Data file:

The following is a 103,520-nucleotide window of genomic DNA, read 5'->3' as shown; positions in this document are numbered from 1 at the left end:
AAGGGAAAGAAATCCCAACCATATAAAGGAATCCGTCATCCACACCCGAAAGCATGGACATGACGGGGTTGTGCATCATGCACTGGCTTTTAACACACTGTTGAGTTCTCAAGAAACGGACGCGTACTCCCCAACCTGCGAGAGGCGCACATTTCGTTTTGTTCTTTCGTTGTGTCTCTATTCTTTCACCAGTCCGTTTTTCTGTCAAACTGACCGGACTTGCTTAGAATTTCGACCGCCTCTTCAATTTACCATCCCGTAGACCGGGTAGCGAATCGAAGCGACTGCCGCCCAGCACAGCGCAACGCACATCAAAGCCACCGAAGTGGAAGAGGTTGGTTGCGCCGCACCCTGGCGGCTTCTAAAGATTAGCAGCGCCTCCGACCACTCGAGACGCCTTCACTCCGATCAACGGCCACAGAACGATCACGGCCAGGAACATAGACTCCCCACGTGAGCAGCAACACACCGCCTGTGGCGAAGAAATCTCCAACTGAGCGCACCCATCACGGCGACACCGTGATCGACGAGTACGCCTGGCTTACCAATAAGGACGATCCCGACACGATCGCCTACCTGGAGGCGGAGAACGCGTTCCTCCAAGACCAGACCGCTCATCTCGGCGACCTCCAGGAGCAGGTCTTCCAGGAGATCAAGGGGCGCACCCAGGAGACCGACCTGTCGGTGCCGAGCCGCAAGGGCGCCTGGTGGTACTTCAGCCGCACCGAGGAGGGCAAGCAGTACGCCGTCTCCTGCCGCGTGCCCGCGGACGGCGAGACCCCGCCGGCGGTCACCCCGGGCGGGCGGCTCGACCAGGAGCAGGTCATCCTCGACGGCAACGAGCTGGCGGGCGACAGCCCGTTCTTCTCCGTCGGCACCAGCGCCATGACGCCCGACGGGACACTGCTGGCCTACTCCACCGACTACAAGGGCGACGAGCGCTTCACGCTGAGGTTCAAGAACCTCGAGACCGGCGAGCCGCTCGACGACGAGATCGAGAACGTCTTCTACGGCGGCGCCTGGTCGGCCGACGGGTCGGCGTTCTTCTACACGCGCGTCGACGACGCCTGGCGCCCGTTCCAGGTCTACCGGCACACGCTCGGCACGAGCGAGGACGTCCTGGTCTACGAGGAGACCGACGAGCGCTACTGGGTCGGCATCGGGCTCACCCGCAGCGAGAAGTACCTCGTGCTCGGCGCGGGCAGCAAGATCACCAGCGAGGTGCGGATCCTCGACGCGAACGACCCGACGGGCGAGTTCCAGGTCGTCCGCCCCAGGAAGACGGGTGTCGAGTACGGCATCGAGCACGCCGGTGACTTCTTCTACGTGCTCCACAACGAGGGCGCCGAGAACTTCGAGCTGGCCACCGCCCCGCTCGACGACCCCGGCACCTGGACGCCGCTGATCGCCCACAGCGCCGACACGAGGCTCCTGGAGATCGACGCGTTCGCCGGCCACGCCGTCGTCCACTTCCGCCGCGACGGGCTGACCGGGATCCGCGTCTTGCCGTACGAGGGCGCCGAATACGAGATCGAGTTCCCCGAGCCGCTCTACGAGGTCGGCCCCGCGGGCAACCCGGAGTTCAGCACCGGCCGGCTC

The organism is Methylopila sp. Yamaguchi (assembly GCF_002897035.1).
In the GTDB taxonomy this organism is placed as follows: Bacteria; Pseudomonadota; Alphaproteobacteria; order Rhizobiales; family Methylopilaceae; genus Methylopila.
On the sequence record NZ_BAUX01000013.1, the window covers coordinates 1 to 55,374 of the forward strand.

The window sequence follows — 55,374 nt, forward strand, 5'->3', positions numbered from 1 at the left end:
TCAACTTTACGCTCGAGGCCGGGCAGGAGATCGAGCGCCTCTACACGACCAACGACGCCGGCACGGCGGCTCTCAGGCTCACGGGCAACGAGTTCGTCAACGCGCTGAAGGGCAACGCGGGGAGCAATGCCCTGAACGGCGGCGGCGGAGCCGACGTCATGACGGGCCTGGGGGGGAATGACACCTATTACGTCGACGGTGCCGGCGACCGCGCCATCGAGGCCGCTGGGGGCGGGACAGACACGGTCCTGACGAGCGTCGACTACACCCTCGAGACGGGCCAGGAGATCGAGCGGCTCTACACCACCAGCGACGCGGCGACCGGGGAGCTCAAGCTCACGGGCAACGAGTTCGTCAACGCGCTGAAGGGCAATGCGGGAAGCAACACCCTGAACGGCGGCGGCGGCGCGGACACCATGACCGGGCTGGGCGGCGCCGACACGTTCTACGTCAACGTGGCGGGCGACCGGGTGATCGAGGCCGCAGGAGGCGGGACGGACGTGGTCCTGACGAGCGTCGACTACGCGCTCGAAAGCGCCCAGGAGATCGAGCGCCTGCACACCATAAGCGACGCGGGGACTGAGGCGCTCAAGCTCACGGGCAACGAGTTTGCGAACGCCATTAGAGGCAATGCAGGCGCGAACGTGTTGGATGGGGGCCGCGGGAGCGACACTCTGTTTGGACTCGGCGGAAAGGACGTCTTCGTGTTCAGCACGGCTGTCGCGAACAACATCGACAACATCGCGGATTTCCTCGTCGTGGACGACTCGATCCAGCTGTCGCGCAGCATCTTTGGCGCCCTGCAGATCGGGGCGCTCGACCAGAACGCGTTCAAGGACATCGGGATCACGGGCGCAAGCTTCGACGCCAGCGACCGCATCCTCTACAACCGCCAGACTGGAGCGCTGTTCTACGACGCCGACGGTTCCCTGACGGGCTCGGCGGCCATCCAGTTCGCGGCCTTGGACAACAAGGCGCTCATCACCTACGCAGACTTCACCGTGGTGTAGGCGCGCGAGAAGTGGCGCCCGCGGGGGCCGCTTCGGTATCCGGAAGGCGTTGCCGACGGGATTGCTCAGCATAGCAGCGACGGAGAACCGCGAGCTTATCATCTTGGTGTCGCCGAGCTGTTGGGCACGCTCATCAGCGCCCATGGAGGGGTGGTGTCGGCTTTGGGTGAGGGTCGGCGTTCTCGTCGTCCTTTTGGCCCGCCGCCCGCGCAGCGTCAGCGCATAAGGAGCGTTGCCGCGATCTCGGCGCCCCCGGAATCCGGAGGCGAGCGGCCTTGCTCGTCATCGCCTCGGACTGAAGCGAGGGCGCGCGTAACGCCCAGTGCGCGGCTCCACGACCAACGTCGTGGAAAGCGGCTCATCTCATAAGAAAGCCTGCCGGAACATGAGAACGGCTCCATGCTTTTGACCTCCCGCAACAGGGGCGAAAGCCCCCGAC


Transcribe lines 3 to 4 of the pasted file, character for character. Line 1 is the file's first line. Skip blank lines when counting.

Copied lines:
The organism is Methylopila sp. Yamaguchi (assembly GCF_002897035.1).
In the GTDB taxonomy this organism is placed as follows: Bacteria; Pseudomonadota; Alphaproteobacteria; order Rhizobiales; family Methylopilaceae; genus Methylopila.